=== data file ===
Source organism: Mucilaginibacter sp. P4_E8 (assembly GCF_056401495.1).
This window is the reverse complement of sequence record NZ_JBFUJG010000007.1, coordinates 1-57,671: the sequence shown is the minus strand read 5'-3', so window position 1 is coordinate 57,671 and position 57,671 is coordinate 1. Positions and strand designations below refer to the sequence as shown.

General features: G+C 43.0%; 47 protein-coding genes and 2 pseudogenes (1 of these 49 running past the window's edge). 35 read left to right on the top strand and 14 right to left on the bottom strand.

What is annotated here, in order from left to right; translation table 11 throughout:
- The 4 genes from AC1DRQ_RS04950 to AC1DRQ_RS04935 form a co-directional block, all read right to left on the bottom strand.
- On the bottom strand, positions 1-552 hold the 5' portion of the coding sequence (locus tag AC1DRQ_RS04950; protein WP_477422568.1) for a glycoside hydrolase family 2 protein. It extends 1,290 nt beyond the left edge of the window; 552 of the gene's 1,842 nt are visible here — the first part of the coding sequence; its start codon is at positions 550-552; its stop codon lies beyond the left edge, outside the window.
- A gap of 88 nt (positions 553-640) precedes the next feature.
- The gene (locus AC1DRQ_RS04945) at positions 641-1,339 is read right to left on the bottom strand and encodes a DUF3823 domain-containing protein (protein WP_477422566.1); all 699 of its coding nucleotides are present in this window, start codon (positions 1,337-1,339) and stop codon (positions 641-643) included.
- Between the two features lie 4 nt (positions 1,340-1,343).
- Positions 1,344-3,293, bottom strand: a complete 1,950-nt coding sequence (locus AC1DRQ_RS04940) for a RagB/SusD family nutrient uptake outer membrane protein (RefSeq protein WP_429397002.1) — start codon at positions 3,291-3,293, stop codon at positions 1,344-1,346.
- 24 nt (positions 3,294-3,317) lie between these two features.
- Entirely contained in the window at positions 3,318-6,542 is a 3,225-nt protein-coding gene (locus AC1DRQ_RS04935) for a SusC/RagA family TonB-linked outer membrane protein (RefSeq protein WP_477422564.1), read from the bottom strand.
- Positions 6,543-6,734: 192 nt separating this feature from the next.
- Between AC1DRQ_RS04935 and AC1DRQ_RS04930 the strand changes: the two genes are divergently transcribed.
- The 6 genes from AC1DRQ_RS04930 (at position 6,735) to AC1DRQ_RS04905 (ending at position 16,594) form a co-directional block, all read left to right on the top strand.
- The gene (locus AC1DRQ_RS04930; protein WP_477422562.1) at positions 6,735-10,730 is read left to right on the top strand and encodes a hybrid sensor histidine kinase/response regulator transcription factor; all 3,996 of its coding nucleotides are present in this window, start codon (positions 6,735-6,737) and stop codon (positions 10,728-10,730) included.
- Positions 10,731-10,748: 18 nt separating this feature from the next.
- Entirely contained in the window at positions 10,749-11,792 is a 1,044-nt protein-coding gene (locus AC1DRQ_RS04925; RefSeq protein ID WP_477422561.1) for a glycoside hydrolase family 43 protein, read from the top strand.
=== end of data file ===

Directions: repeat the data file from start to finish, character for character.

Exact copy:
Source organism: Mucilaginibacter sp. P4_E8 (assembly GCF_056401495.1).
This window is the reverse complement of sequence record NZ_JBFUJG010000007.1, coordinates 1-57,671: the sequence shown is the minus strand read 5'-3', so window position 1 is coordinate 57,671 and position 57,671 is coordinate 1. Positions and strand designations below refer to the sequence as shown.

General features: G+C 43.0%; 47 protein-coding genes and 2 pseudogenes (1 of these 49 running past the window's edge). 35 read left to right on the top strand and 14 right to left on the bottom strand.

What is annotated here, in order from left to right; translation table 11 throughout:
- The 4 genes from AC1DRQ_RS04950 to AC1DRQ_RS04935 form a co-directional block, all read right to left on the bottom strand.
- On the bottom strand, positions 1-552 hold the 5' portion of the coding sequence (locus tag AC1DRQ_RS04950; protein WP_477422568.1) for a glycoside hydrolase family 2 protein. It extends 1,290 nt beyond the left edge of the window; 552 of the gene's 1,842 nt are visible here — the first part of the coding sequence; its start codon is at positions 550-552; its stop codon lies beyond the left edge, outside the window.
- A gap of 88 nt (positions 553-640) precedes the next feature.
- The gene (locus AC1DRQ_RS04945) at positions 641-1,339 is read right to left on the bottom strand and encodes a DUF3823 domain-containing protein (protein WP_477422566.1); all 699 of its coding nucleotides are present in this window, start codon (positions 1,337-1,339) and stop codon (positions 641-643) included.
- Between the two features lie 4 nt (positions 1,340-1,343).
- Positions 1,344-3,293, bottom strand: a complete 1,950-nt coding sequence (locus AC1DRQ_RS04940) for a RagB/SusD family nutrient uptake outer membrane protein (RefSeq protein WP_429397002.1) — start codon at positions 3,291-3,293, stop codon at positions 1,344-1,346.
- 24 nt (positions 3,294-3,317) lie between these two features.
- Entirely contained in the window at positions 3,318-6,542 is a 3,225-nt protein-coding gene (locus AC1DRQ_RS04935) for a SusC/RagA family TonB-linked outer membrane protein (RefSeq protein WP_477422564.1), read from the bottom strand.
- Positions 6,543-6,734: 192 nt separating this feature from the next.
- Between AC1DRQ_RS04935 and AC1DRQ_RS04930 the strand changes: the two genes are divergently transcribed.
- The 6 genes from AC1DRQ_RS04930 (at position 6,735) to AC1DRQ_RS04905 (ending at position 16,594) form a co-directional block, all read left to right on the top strand.
- The gene (locus AC1DRQ_RS04930; protein WP_477422562.1) at positions 6,735-10,730 is read left to right on the top strand and encodes a hybrid sensor histidine kinase/response regulator transcription factor; all 3,996 of its coding nucleotides are present in this window, start codon (positions 6,735-6,737) and stop codon (positions 10,728-10,730) included.
- Positions 10,731-10,748: 18 nt separating this feature from the next.
- Entirely contained in the window at positions 10,749-11,792 is a 1,044-nt protein-coding gene (locus AC1DRQ_RS04925; RefSeq protein ID WP_477422561.1) for a glycoside hydrolase family 43 protein, read from the top strand.